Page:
• Do Protein Supplements Improve Recovery? - Chromatography Investigates


Do Protein Supplements Improve Recovery? - Chromatography Investigates

Apr 16 2020

Going to the gym to build a beach body - or just to keep fit - is big business. In 2019 it was reported that there are more gyms and more gym memberships in the UK than there has ever been. Over 10 million people are members of gyms and the industry is worth some £5 billion - 1 in 7 of us belong to a gym. How many use a gym is another story of course.

And sitting right alongside gym-going and exercising is nutrition. To ensure you can exercise and perform at your best you have to fuel the body. This means making sure that there are enough carbohydrates, fats and proteins in your diet to make the most of your hard work. Nutrition is important not just for fuelling your exercise but in ensuring you can recover fully too. Ready for the next session.

Getting enough protein

When we carry out some form of resistance-based exercise, we can stimulate a bout of mixed-muscle and myofibrillar protein synthesis or myoPS. Myofibrillar protein synthesis is simply the rate at which protein is being made in muscle tissue. This is essential not only for building muscle mass, but also for muscle recovery and adaptation. This is because protein is the main building block of our muscles.

The way to rebuild your muscles after exercise is through nutrition - making sure you eat and drink the right foods at the right times. It is normally recommended that we eat or drink within 30 minutes of finished exercise as this is a golden period to aid recovery. Many nutritionists recommend a combination of carbohydrates and proteins to ensure the body can replace glycogen and repair damaged muscles. But can protein supplements help?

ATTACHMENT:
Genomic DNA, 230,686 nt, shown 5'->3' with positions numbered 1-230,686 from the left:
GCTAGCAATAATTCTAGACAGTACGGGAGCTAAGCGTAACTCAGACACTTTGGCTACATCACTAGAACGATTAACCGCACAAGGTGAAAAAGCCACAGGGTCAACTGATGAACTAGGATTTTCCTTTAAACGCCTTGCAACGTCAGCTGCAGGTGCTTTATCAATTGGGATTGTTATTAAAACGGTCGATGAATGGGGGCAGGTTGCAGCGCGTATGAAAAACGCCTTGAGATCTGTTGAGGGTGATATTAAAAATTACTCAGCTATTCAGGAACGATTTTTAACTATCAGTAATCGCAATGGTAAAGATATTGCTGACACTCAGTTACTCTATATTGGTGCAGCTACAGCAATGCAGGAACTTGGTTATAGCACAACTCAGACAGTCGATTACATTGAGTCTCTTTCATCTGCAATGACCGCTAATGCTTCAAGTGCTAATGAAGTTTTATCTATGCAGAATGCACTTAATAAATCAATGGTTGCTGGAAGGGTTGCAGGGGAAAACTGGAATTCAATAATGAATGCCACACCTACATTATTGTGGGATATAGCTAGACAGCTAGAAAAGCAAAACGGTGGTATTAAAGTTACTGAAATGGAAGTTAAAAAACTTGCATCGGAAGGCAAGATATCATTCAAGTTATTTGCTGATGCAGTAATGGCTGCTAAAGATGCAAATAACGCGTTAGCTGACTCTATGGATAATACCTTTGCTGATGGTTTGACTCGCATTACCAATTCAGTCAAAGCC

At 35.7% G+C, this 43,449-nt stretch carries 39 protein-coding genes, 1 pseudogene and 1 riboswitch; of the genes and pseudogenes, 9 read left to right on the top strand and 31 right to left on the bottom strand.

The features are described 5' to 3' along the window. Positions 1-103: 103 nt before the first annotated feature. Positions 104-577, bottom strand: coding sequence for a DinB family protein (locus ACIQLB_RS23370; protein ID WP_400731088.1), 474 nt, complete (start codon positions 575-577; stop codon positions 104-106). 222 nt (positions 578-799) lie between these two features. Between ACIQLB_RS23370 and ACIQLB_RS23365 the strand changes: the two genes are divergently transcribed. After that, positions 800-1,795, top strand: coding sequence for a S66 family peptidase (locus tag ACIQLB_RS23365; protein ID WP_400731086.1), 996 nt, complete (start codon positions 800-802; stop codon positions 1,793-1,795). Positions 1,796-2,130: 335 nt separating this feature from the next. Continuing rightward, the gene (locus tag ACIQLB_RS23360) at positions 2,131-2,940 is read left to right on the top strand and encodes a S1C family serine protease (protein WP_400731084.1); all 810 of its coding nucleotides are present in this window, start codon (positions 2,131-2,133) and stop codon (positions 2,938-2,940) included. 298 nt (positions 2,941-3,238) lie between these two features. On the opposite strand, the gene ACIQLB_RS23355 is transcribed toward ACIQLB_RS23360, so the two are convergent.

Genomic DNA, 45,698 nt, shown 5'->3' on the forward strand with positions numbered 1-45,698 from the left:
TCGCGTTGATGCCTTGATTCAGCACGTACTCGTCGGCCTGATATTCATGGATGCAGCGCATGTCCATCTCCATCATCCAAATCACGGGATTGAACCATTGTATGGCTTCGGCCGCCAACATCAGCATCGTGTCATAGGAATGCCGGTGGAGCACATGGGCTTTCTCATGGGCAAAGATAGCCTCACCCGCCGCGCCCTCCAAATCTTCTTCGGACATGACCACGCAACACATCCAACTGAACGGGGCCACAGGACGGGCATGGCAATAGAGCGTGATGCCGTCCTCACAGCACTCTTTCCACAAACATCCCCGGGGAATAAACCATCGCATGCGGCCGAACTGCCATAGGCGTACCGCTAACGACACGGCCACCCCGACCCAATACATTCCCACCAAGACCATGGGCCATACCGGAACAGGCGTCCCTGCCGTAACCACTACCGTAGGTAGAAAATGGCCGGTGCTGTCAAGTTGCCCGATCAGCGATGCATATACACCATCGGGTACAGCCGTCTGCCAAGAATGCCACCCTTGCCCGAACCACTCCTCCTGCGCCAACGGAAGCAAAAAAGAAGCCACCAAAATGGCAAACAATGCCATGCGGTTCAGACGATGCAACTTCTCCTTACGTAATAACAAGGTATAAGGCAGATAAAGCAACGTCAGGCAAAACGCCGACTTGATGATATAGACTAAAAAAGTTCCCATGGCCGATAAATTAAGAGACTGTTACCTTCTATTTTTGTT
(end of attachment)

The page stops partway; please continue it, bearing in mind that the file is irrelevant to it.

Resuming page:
More than curds and whey

Well this is a difficult and controversial subject. But a recent paper published in the journal Nutrients suggests that in the case of resistance trained male athletes - the answer is no. A group of researchers from the University of Limerick and University of Nottingham set out to investigate the effect of whey protein supplementation on myofibrillar protein synthesis and muscle recovery. They investigated over a 7-day period of resistance training.

The participants both consumed a controlled diet over the period with a fixed number of calories and protein based on their weight. One group used a whey protein supplement and there was a control group. Muscle biopsies were taken before and after the exercise program. The group monitored the effect busing gas chromatography-pyrolysis-isotope ratio mass spectrometry (GC-Pyr-IRMS) and by analysing muscle recovery using exercises. The use of chromatography in protein analysis is discussed in the article, Elimination of the Sample Solvent Effect when Analysing Water Solutions of Basic Peptides by HILIC. The team found that over an intense 7-day period of resistance training and whey protein supplementation that day-to-day measures of myoPS were not enhanced.

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